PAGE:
On Oct. 11, Section VI Executive Director Mark DiFillipo emailed House notifying him the section didn’t have the paperwork for the player. House replied by providing the first two pages of the transfer form and said, “the district had no prior knowledge that [D.C.] played JV football at Sweet Home.”
On Oct. 12, the Section VI Executive Committee met and decided that the player was ineligible and Bennett would have to forfeit the games in which he played.
BPS argues a decision was made “prematurely and without investigation” and the decision should be voided and reversed.
In the documents, the district said “D.C.” was a resident and student in Buffalo, and because he was a middle school graduate, he wasn’t transferring between high schools and did not need to complete the transfer form. Bennett’s roster had seven transfers from other high schools entering the 2022-23 academic year who filled out the necessary paperwork, BPS said.
The district also cites the NYSPHSAA handbook as saying “transfer rule violations can be made on a ‘case-by-case’ context.”
“Buffalo Public Schools contends the Transfer Rule does not apply here,” the district filing said. “Even if it does, Section VI imposed the most severe punishment for what was ultimately a clerical mistake made by the District, not the Bennett Varsity Football team, and certainly not by Student D.C. (an incoming freshman at the start of the 2022-2023 academic year). It should be noted that the transfer waiver for Student D.C. was nearly immediately granted upon request. There were no recruitment allegations.”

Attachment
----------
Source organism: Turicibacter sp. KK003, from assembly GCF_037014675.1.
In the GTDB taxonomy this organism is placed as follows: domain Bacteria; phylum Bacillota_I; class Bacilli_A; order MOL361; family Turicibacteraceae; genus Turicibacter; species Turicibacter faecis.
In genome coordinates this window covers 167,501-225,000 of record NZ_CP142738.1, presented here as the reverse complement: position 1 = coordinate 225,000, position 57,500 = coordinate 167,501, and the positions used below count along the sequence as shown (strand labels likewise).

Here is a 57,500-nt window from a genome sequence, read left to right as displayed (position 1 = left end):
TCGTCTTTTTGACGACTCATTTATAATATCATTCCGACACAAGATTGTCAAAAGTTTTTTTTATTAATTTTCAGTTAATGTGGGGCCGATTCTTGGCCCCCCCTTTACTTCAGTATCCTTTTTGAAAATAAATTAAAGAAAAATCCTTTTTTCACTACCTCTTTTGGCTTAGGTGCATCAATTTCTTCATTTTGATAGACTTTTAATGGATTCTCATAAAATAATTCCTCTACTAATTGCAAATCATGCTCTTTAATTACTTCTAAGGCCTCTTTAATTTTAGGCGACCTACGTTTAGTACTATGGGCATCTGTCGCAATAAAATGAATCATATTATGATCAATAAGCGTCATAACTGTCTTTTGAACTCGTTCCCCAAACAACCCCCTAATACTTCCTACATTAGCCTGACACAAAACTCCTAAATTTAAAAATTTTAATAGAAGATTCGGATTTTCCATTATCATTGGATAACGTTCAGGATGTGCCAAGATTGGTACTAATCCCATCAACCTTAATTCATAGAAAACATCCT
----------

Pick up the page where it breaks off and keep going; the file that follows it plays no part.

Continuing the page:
McDuffie was suspended for the Tigers’ 42-14 victory against Niagara Falls on Oct. 14, the team’s next game after the forfeit decision.
McDuffie returned for the final regular season game the following week against Hutch-Tech and coached the team through the Section VI and state playoffs.
“The suspension impacts his reputation as one of the best high school coaches in Western New York,” Nathaniel Kuzma, BPS’ lawyer, said, “and that it could be taken into account if there are future allegations that are made by the section that he already has this one penalty and so that next one should be more severe. That’s why it’s important to us that his name and record be cleared.”
While BPS wants the reversal, the district said it also would like to see changes occur in the handbook for the future. BPS has been steadfast in describing the issue as a “clerical” error.
“Further look into this type of situation where you have a bona fide student who made the move into the district and it comes down to a clerical error,” House said. ”What will the state department and NYSPHSAA do in the future in regard to these consequences imposed on a team? My hope would be that they would not negatively impact a coach or a program and ultimately the students.
“I’d hope they’d look at their policies in the NYSPHSAA handbook and they’d try to publish better rules and guidelines that would support student-athletes and parents in these situations.”